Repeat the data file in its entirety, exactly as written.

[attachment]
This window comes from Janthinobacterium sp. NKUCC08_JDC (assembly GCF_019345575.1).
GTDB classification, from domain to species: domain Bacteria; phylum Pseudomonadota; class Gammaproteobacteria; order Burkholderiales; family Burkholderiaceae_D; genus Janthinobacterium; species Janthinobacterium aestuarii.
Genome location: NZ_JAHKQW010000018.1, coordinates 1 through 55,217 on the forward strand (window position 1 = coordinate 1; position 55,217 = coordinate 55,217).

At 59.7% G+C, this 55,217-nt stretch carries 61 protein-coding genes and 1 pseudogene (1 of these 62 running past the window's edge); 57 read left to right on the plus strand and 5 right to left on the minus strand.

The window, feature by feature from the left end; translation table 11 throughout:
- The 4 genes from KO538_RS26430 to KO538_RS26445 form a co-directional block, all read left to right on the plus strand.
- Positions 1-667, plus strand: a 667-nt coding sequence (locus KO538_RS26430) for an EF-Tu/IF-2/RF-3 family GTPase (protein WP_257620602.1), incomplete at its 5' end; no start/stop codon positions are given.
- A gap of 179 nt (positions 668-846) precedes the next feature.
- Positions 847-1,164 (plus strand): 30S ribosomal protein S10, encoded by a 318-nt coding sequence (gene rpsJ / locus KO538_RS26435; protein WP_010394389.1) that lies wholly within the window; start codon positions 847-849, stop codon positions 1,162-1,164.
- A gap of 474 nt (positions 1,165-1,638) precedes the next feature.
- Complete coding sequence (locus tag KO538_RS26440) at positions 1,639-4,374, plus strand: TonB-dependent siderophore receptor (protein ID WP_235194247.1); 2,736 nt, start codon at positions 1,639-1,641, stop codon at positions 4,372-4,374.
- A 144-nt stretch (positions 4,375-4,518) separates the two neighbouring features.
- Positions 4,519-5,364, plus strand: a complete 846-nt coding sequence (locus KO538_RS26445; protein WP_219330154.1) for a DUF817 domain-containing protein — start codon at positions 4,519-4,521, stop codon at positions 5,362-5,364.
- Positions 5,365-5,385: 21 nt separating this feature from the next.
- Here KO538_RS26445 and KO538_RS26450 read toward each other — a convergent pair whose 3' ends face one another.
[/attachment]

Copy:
This window comes from Janthinobacterium sp. NKUCC08_JDC (assembly GCF_019345575.1).
GTDB classification, from domain to species: domain Bacteria; phylum Pseudomonadota; class Gammaproteobacteria; order Burkholderiales; family Burkholderiaceae_D; genus Janthinobacterium; species Janthinobacterium aestuarii.
Genome location: NZ_JAHKQW010000018.1, coordinates 1 through 55,217 on the forward strand (window position 1 = coordinate 1; position 55,217 = coordinate 55,217).

At 59.7% G+C, this 55,217-nt stretch carries 61 protein-coding genes and 1 pseudogene (1 of these 62 running past the window's edge); 57 read left to right on the plus strand and 5 right to left on the minus strand.

The window, feature by feature from the left end; translation table 11 throughout:
- The 4 genes from KO538_RS26430 to KO538_RS26445 form a co-directional block, all read left to right on the plus strand.
- Positions 1-667, plus strand: a 667-nt coding sequence (locus KO538_RS26430) for an EF-Tu/IF-2/RF-3 family GTPase (protein WP_257620602.1), incomplete at its 5' end; no start/stop codon positions are given.
- A gap of 179 nt (positions 668-846) precedes the next feature.
- Positions 847-1,164 (plus strand): 30S ribosomal protein S10, encoded by a 318-nt coding sequence (gene rpsJ / locus KO538_RS26435; protein WP_010394389.1) that lies wholly within the window; start codon positions 847-849, stop codon positions 1,162-1,164.
- A gap of 474 nt (positions 1,165-1,638) precedes the next feature.
- Complete coding sequence (locus tag KO538_RS26440) at positions 1,639-4,374, plus strand: TonB-dependent siderophore receptor (protein ID WP_235194247.1); 2,736 nt, start codon at positions 1,639-1,641, stop codon at positions 4,372-4,374.
- A 144-nt stretch (positions 4,375-4,518) separates the two neighbouring features.
- Positions 4,519-5,364, plus strand: a complete 846-nt coding sequence (locus KO538_RS26445; protein WP_219330154.1) for a DUF817 domain-containing protein — start codon at positions 4,519-4,521, stop codon at positions 5,362-5,364.
- Positions 5,365-5,385: 21 nt separating this feature from the next.
- Here KO538_RS26445 and KO538_RS26450 read toward each other — a convergent pair whose 3' ends face one another.